CHICAGO (WMAQ) -- A Chicago-based disability rights group contends Amtrak wanted to charge $25,000 to accommodate several wheelchair users on a one-way train ride from Chicago to Bloomington -- a trip that normally costs $16.
Adam Ballard, the housing and transportation police analyst at Access Living, said about a month ago, the group reached out to Amtrak to set up travel arrangements for a meeting in Bloomington this week.
Ballard stated Amtrak said it would need to charge $25,000 to reconfigure a train car to meet the group's needs if more than three wheelchairs needed to be accommodated.
"It didn't seem anywhere close to right," he said. "...My first thought was 'that's a car'...I could buy a car for that."
Ballard said the group has used Amtrak to book trips downstate for the past 8 to 10 years, and in some instances, paid additional money for accommodations, particularly during larger trips with 10 to 15 wheelchair users.
However, in those situations, the charges only amounted to a few hundred dollars extra, he said. In some instances, Amtrak even took a decommissioned cafe car and removed half of the first class seats to accommodate the wheelchairs.
"We don't really understand why, again, what had been a pretty productive relationship had suddenly changed out of the blue," Ballard said. "It's really frustrating."
Although Ballard said he believed Amtrak's price quote isn't a violation of the Americans With Disabilities Act, others see it differently.
Illinois Sen. Tammy Duckworth, a disability advocate who lost both of her legs in the Iraq War, called Amtrak's quote "outrageous."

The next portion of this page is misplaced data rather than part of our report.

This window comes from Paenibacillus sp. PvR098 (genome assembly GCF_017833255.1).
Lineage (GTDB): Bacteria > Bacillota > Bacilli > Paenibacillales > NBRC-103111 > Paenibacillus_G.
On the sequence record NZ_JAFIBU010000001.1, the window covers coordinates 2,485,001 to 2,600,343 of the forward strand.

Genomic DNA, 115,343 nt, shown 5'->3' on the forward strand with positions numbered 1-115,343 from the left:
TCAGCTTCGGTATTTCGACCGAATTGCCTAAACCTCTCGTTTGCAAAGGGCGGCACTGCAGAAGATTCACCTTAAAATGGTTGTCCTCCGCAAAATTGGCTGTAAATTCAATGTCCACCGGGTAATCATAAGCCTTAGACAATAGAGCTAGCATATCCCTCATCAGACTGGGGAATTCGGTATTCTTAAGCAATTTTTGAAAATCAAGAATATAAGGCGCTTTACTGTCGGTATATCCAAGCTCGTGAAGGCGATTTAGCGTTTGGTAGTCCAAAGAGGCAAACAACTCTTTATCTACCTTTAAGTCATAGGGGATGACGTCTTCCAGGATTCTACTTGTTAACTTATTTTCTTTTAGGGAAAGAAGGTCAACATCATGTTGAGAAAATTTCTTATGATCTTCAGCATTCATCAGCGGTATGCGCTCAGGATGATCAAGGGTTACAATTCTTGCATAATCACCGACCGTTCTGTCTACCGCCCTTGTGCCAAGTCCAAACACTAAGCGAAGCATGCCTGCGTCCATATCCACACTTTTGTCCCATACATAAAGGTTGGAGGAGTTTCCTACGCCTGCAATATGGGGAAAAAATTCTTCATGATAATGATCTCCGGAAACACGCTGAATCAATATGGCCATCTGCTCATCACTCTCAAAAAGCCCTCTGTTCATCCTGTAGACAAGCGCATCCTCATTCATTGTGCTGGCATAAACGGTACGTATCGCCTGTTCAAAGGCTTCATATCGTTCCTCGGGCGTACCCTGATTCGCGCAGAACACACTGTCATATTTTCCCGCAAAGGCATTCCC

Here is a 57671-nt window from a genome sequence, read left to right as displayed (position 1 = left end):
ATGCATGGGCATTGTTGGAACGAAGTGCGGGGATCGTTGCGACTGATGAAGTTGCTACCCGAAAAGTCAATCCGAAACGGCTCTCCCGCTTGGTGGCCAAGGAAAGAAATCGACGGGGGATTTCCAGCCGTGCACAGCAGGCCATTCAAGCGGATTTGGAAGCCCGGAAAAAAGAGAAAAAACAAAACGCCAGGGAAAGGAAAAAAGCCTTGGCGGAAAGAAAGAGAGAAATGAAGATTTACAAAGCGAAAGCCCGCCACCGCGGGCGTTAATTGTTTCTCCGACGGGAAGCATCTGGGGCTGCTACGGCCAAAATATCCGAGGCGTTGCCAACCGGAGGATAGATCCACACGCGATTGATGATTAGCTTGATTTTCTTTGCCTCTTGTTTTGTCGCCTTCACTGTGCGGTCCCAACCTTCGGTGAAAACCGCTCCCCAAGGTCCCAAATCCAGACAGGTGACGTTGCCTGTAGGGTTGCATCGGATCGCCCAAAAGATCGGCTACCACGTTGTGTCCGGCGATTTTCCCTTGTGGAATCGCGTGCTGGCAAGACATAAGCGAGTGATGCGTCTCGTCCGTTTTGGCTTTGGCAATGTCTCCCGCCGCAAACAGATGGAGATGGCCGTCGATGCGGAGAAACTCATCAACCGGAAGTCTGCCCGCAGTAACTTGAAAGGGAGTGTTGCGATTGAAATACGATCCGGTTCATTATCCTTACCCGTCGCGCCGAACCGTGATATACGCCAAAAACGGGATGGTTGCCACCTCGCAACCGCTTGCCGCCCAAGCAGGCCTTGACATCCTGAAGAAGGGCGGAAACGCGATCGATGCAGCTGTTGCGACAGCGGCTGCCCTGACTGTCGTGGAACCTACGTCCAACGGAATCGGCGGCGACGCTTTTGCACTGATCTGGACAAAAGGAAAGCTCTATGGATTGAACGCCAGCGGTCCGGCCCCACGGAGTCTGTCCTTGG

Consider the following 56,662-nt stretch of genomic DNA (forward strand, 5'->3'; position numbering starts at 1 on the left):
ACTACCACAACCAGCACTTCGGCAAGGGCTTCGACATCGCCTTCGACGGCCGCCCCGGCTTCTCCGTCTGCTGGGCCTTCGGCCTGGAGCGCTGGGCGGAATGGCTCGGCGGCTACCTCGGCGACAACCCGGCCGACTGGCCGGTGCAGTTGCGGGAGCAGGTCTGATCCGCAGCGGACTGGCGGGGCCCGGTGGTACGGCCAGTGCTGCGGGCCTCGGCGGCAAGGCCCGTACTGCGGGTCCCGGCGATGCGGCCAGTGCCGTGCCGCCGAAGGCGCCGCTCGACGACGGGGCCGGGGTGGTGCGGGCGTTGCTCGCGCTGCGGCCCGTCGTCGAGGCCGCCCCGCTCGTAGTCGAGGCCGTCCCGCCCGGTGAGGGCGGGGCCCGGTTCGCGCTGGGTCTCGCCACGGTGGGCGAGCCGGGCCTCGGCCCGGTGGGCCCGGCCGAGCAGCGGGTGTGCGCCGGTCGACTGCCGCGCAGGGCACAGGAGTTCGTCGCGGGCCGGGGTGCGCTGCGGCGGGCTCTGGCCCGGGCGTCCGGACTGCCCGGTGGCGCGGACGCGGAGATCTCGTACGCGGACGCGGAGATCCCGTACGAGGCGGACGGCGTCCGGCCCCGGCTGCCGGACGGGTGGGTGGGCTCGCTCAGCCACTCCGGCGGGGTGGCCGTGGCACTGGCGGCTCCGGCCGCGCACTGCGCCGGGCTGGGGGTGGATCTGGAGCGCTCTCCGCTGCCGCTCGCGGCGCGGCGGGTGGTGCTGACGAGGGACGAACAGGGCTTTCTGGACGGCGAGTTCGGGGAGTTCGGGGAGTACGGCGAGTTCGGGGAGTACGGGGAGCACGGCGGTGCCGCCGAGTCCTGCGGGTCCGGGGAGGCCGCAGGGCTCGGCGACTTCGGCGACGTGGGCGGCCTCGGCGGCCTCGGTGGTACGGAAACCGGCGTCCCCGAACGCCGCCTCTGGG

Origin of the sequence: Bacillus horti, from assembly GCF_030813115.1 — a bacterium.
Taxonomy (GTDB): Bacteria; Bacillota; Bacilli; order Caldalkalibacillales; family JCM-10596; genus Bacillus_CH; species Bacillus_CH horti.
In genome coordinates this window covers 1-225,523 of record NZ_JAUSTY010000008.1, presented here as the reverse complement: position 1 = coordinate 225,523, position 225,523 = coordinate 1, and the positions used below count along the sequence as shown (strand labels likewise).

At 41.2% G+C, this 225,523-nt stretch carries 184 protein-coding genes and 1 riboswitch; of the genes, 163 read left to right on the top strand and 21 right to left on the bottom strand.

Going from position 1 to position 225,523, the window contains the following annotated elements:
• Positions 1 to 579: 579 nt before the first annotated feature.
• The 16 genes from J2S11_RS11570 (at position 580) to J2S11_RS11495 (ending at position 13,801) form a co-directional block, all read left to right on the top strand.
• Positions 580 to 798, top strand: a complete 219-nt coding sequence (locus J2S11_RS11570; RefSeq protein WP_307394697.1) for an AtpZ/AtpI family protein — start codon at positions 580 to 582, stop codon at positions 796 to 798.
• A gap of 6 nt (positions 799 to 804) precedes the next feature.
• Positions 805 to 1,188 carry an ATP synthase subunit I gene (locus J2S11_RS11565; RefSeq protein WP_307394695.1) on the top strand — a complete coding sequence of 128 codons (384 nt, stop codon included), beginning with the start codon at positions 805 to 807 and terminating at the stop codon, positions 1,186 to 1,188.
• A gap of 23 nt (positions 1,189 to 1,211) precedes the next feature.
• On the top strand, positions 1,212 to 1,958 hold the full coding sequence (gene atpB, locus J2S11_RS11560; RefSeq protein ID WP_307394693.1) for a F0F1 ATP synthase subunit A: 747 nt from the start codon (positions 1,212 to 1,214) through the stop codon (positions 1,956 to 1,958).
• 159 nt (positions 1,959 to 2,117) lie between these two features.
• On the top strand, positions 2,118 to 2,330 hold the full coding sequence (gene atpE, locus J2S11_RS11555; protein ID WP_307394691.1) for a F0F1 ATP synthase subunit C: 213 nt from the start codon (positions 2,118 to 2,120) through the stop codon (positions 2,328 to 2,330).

The ADA "has been the law of the land for 30 years," Sen. Duckworth said in a tweet. "Yet in 2020, Amtrak believes it would be an unreasonable burden to remove architectural barriers that would enable a group with five wheelchair users to travel together."
Duckworth added that Amtrak "must do better moving forward" and said she has requested a meeting with the company's CEO to discuss changing its policy regarding rail car configuration for wheelchair customers.
After reports of Amtrak's charges surfaced, Ballard said the company reached out to Access Living and said it could accommodate up to five people for the upcoming trip and won't charge the $25,000.
But according to Ballard, a sister disability advocate center in the Chicago suburbs decided to send two staff members to the meeting, totaling seven wheelchair users on the train.
"Again the bigger issue is, even if we get to an agreement for this week, we need to know how they're going to handle the big group trips coming up later in the spring, and they haven't been willing to engage on it," he said.
In a statement sent to NBC 5 Monday afternoon, Amtrak said it contacted Access Living and apologized for any inconvenience.
"Amtrak is complying with the Americans with Disabilities Act and is committed to meeting the needs of all our customers," Marc Magliari, an Amtrak spokesperson said, "We will work with this group of passengers on an alternative plan to facilitate their upcoming trip."
Amtrak also says it has contacted Sen. Duckworth's office to schedule a meeting with senior Amtrak leadership to review what it charges when special re-configurations of trains are requested.